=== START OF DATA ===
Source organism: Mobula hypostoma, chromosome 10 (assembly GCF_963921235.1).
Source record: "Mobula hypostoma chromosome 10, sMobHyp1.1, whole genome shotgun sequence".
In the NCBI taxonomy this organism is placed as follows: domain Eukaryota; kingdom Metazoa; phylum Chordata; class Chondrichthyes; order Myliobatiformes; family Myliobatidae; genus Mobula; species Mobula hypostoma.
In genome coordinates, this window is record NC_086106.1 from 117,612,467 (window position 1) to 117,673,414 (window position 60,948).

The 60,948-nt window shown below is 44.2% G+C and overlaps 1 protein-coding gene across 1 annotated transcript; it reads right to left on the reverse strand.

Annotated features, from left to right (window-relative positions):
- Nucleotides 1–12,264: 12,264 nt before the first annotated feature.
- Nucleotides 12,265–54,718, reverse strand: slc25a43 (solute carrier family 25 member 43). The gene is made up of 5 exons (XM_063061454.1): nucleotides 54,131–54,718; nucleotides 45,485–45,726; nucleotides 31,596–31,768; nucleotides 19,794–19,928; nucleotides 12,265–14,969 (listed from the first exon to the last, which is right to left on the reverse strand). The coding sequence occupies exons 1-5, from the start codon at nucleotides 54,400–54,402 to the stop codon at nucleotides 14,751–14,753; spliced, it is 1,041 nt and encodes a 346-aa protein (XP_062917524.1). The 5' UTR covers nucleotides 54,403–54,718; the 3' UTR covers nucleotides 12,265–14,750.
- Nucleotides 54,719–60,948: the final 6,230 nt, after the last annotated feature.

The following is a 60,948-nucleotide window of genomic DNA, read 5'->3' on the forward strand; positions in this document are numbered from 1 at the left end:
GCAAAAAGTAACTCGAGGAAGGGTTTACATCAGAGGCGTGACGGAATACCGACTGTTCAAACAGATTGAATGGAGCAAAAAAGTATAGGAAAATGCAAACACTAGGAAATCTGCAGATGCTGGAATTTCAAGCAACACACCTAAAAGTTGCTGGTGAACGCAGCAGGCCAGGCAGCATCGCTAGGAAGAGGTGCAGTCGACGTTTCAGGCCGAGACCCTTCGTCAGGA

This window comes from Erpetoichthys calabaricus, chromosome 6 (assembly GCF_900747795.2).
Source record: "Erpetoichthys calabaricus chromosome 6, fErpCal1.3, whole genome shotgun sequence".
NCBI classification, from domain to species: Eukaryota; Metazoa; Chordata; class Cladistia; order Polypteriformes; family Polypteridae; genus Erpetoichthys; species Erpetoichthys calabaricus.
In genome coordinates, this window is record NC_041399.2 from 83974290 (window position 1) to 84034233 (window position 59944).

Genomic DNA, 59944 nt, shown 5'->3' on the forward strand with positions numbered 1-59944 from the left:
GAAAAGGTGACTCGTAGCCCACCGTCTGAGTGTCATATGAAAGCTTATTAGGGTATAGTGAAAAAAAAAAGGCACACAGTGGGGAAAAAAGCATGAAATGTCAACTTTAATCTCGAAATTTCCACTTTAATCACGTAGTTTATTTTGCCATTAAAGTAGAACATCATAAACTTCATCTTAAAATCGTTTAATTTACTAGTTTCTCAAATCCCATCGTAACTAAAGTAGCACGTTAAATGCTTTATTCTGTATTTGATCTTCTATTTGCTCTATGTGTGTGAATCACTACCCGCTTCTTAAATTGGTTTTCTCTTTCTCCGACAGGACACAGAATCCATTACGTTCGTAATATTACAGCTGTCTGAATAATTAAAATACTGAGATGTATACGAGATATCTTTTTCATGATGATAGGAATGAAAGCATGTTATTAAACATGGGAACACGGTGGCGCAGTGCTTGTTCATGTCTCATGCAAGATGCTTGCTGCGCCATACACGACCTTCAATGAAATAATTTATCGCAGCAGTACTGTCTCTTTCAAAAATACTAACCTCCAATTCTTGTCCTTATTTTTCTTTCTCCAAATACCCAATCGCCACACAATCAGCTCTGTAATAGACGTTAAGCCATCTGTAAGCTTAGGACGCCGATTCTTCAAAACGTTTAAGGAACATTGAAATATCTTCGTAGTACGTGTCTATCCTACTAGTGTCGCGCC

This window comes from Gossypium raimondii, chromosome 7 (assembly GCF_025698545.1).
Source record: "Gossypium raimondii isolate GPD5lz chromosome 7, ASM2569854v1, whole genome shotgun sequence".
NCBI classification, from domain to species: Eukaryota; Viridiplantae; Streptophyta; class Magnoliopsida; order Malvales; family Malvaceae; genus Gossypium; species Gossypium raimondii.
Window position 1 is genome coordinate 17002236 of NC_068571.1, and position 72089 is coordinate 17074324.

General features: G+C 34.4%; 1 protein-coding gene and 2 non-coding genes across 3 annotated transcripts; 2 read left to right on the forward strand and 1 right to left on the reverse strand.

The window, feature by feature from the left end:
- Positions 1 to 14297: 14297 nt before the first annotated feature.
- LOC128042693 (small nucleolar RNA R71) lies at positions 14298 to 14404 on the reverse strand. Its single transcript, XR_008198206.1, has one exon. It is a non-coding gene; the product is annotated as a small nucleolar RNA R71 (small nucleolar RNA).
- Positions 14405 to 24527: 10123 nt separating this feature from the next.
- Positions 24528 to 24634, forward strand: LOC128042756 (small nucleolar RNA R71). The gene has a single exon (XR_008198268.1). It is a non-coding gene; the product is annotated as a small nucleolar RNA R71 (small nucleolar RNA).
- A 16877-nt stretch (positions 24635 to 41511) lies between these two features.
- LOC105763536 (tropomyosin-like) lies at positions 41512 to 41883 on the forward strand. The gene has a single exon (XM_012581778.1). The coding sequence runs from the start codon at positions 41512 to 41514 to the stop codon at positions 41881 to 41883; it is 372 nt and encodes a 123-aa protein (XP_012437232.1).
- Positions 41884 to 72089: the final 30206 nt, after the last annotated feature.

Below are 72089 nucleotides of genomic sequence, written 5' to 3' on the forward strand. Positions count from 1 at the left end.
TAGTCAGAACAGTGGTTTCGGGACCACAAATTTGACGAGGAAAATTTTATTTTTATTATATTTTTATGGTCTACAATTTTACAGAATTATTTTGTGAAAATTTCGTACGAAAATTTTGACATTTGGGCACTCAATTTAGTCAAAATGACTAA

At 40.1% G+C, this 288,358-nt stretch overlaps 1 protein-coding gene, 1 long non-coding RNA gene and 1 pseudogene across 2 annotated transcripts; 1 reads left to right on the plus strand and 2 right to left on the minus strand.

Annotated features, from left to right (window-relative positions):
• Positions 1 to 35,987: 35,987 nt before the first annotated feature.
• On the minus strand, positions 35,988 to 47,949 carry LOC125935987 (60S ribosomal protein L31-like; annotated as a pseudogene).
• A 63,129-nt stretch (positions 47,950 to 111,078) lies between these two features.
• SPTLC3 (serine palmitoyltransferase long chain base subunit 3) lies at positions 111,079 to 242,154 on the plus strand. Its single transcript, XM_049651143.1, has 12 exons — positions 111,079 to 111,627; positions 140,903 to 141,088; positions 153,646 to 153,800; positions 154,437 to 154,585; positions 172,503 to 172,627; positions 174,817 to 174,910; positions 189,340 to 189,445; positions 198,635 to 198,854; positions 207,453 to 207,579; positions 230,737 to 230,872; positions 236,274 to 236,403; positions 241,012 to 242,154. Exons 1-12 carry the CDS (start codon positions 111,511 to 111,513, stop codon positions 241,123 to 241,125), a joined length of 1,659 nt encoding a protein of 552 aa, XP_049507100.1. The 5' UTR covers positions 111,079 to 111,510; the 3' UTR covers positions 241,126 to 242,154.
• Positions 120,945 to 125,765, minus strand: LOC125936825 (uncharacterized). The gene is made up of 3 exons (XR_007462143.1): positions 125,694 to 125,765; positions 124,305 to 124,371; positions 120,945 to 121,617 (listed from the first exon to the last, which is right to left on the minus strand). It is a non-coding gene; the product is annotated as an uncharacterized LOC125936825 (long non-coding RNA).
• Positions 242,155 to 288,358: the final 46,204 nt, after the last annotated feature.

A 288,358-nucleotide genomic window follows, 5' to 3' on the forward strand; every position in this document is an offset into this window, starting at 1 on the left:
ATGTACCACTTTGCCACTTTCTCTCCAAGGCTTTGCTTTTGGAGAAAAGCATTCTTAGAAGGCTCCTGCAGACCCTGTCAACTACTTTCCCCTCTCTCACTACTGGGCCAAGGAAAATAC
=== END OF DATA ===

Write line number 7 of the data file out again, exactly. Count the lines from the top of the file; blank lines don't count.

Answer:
- Nucleotides 1–12,264: 12,264 nt before the first annotated feature.